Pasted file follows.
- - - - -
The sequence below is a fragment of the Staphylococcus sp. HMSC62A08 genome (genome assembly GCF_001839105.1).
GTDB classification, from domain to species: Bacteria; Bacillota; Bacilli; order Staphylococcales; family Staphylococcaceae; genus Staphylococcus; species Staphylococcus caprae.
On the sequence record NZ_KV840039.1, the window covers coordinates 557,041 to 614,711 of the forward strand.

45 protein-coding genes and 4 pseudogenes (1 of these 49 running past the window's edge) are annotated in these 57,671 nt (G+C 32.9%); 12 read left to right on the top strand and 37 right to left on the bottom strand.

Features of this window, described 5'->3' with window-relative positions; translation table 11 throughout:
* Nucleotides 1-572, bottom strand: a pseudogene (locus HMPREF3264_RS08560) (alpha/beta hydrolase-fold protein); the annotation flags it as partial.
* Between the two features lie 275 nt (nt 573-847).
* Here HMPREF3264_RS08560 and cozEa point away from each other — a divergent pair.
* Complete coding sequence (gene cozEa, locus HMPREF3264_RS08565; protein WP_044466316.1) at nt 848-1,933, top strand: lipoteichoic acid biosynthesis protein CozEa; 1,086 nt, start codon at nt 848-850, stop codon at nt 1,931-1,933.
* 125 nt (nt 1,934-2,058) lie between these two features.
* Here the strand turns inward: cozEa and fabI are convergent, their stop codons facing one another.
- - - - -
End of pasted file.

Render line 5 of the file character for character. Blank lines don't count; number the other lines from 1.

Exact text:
Features of this window, described 5'->3' with window-relative positions; translation table 11 throughout: